While walking on a portion of the southside Beltline, I was approached by a jogger who stopped mid-stride as our paths crossed.
He pointed to the 13-acre expanse of lush grass and new buildings below us that is known as Pittsburgh Yards and asked, “What is this neighborhood?”
I told him, and he ran off without so much as a thank you. My friend and I spent the next 10 minutes debating whether the jogger would prove to be friend or foe to the neighborhood.
Like many other Beltline adjacent neighborhoods in southwest Atlanta, Pittsburgh is seeing renewed interest. Founded in 1883 by formerly enslaved people and named after the northern city with similar levels of smog, Pittsburgh is rapidly changing.
It’s becoming an area where properties that were once affordable, or even well below market value, have been redeveloped and priced far out of the range that most of us can afford. One property is listed at $1.2 million. It comes with a swimming pool, at least.
Ten years ago, the Annie E. Casey Foundation commissioned a plan to preserve the Pittsburgh neighborhood in a way that balanced historic preservation with new development without displacing people. By 2017, it was clear that more intervention was needed to ensure long-term affordable housing in the community.
An example of that effort will be unveiled later this week at 785 Coleman Street SW. The one bedroom, one bathroom shotgun cottage — located one mile from the Beltline and Pittsburgh Yards — reflects both historic preservation and sustainable building practices.
The home, rehabilitated through a partnership between Georgia Trust for Historic Preservation and Atlanta Land Trust, is priced at $150,000 and qualified buyers must earn less than 65% of the area median income.
“The rehabilitation of these historic homes helps preserve the history and culture of these historically Black communities while ensuring they remain accessible to families for whom homeownership is out of reach,” Atlanta Land Trust Executive Director Amanda Rhein said in a written statement.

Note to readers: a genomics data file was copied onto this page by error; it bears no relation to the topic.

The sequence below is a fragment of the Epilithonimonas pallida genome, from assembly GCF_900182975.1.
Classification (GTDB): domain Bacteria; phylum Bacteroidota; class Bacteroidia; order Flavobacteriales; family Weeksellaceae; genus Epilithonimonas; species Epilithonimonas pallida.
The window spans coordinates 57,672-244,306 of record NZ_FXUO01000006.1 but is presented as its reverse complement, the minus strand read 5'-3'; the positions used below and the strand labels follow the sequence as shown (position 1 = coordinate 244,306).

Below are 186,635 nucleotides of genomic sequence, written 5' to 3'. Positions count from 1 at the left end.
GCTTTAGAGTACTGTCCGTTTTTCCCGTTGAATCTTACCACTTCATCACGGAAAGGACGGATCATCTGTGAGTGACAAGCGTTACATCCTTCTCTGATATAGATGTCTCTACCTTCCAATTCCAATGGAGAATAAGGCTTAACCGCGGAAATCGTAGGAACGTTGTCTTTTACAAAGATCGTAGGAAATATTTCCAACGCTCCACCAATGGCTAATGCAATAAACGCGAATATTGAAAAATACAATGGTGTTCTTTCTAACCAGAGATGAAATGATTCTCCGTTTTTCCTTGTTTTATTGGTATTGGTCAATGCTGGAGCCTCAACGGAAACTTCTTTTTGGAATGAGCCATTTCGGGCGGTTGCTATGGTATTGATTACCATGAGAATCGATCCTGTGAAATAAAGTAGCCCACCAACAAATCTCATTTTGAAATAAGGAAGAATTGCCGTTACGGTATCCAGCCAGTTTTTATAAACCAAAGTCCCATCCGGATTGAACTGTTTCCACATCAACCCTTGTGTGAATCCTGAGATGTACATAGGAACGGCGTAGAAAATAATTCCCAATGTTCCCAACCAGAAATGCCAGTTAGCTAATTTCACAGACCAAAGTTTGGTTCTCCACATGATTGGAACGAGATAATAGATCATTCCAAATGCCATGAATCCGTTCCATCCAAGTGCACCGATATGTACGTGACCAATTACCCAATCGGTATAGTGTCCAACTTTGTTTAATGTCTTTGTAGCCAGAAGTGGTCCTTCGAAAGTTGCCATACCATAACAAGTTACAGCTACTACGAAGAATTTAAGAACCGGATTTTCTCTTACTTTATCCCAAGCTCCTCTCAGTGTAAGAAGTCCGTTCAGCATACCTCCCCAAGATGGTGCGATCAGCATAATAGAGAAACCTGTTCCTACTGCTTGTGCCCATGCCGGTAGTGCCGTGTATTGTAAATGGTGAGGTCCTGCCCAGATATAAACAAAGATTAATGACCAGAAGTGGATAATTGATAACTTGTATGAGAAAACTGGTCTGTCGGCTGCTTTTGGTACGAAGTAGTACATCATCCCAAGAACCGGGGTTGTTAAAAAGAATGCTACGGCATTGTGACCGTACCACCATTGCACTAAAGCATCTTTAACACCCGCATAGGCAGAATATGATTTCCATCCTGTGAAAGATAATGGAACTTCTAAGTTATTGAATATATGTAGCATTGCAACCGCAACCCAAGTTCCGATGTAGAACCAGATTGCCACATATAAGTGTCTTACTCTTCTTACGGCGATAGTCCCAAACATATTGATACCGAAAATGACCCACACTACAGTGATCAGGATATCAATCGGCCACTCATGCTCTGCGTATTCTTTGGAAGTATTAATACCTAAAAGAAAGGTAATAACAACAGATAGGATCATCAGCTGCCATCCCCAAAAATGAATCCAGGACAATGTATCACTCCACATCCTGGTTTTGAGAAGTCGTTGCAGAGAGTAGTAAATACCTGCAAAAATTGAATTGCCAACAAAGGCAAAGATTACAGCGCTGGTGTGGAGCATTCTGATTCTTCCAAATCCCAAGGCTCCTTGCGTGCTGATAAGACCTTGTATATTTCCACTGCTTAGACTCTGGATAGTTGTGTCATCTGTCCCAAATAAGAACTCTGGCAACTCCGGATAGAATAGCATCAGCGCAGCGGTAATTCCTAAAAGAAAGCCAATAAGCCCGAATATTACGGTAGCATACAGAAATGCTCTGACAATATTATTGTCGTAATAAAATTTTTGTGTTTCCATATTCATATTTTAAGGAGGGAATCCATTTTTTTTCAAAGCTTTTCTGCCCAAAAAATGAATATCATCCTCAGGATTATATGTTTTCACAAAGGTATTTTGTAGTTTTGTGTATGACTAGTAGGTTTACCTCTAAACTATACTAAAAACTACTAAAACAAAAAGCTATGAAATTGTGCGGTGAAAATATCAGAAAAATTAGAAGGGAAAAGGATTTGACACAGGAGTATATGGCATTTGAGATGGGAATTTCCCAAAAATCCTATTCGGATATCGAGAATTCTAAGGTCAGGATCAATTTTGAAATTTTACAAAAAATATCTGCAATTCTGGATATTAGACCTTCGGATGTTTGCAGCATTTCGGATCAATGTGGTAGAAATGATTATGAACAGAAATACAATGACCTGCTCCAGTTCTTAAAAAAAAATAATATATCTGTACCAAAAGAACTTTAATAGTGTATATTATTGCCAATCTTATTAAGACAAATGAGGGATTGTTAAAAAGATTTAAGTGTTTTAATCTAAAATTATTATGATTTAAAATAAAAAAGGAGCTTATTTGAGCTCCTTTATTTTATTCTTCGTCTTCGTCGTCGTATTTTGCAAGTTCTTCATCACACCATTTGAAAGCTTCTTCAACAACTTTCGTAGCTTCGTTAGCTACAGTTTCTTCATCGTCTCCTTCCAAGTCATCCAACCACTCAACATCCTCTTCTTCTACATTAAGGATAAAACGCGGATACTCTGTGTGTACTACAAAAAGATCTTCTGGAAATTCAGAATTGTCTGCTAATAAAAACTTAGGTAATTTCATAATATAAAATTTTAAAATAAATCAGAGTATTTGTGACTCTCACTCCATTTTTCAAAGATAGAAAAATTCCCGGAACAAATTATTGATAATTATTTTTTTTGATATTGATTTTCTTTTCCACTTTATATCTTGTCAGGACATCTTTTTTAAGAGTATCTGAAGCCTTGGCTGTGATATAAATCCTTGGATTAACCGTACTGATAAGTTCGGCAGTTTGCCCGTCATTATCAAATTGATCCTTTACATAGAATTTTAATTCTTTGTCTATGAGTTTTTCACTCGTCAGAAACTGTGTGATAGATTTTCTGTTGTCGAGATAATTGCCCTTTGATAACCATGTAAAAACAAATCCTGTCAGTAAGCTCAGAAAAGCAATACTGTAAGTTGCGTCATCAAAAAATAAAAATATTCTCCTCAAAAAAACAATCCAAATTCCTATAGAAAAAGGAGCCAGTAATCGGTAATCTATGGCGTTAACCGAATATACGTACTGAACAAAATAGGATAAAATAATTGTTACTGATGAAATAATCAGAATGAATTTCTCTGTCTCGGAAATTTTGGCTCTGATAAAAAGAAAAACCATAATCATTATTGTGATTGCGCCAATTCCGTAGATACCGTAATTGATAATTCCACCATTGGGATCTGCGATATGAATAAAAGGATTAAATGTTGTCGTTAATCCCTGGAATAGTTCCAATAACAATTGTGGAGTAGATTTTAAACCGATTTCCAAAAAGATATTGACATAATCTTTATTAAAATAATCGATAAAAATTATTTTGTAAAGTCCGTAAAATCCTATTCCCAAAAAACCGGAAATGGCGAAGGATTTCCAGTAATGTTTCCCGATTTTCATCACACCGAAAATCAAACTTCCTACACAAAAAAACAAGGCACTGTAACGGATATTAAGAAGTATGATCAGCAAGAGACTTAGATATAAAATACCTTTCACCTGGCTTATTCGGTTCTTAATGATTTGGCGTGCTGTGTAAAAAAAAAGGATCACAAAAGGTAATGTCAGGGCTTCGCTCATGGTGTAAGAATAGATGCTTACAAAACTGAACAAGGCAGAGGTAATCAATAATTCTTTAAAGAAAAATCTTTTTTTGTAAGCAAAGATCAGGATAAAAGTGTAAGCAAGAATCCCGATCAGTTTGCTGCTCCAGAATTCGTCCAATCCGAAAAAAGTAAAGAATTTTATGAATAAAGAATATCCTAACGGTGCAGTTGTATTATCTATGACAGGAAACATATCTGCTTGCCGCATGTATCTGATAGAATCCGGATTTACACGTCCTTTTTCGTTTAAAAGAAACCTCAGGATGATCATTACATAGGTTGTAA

This particular property is the third to be redeveloped and sold through Georgia Trust’s West Atlanta Preservation Initiative and it is the first in Pittsburgh. The others, located in Westside neighborhoods along the Beltline, also will offer permanent affordability in areas that are quickly becoming unaffordable for some Atlanta residents.
The Annie E. Casey Foundation donated the Pittsburgh home to Atlanta Land Trust, which is responsible for maintaining the land and retains ownership of it. That allows a buyer to purchase the home at a reduced price.
The homeowner leases the land and agrees to sell the residence at a restricted rate to another homebuyer in need of affordable housing. The resale formulas used by Atlanta Land Trust allow 25% of the appreciated value to go to the homeowner, or the formulas determine equity value based on the homeowner’s average income growth.
When we think of affordable housing, the image is most often multi-family rental units. Historically, Atlanta neighborhoods have been zoned for single family homes.
A community land trust (CLT) is just one example of a model that offers a pathway to making single family homes more affordable. There are many other Atlanta based companies – public and private – that are working together on these kinds of projects, particularly on the west and south sides of the city where the Atlanta Beltline has spurred redevelopment.
It feels prophetic that the modern version of CLTs evolved in southwest Georgia in 1969. New Communities was developed during the civil rights movement as a collective to help farmers who had been driven from their land. By 1985, the land the organization bought went into foreclosure due to discriminatory lending practices.
Cities across the country – Houston, Buffalo, Tampa – are now implementing large scale CLT efforts. These initiatives require land, funding and partners who are driven by values that prioritize the preservation of communities over maximum profits.
Georgia Trust intends for the three homes it has sold as CLTs to serve as an example to other organizations in the state. The hope is others will use this model to preserve historic homes and increase affordable housing, bringing lessons from Georgia’s past into the present.
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